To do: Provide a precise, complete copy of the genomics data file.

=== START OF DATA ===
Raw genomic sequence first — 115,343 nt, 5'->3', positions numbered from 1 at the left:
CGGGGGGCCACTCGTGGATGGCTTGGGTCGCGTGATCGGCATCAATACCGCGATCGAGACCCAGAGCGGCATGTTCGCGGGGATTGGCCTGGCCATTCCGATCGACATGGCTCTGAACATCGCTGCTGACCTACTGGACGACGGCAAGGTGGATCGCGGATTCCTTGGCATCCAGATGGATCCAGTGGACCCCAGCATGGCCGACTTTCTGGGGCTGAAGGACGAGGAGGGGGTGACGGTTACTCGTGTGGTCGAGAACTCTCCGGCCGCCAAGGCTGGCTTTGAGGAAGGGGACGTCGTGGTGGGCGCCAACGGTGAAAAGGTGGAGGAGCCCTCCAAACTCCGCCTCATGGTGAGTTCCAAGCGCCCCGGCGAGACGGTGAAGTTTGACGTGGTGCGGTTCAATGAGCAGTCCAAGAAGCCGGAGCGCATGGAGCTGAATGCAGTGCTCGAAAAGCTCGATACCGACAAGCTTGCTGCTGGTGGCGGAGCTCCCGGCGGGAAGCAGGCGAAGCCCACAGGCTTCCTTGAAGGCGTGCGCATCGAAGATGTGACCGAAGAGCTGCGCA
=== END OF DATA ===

Raw genomic sequence first — 115,343 nt, 5'->3', positions numbered from 1 at the left:
CGGGGGGCCACTCGTGGATGGCTTGGGTCGCGTGATCGGCATCAATACCGCGATCGAGACCCAGAGCGGCATGTTCGCGGGGATTGGCCTGGCCATTCCGATCGACATGGCTCTGAACATCGCTGCTGACCTACTGGACGACGGCAAGGTGGATCGCGGATTCCTTGGCATCCAGATGGATCCAGTGGACCCCAGCATGGCCGACTTTCTGGGGCTGAAGGACGAGGAGGGGGTGACGGTTACTCGTGTGGTCGAGAACTCTCCGGCCGCCAAGGCTGGCTTTGAGGAAGGGGACGTCGTGGTGGGCGCCAACGGTGAAAAGGTGGAGGAGCCCTCCAAACTCCGCCTCATGGTGAGTTCCAAGCGCCCCGGCGAGACGGTGAAGTTTGACGTGGTGCGGTTCAATGAGCAGTCCAAGAAGCCGGAGCGCATGGAGCTGAATGCAGTGCTCGAAAAGCTCGATACCGACAAGCTTGCTGCTGGTGGCGGAGCTCCCGGCGGGAAGCAGGCGAAGCCCACAGGCTTCCTTGAAGGCGTGCGCATCGAAGATGTGACCGAAGAGCTGCGCA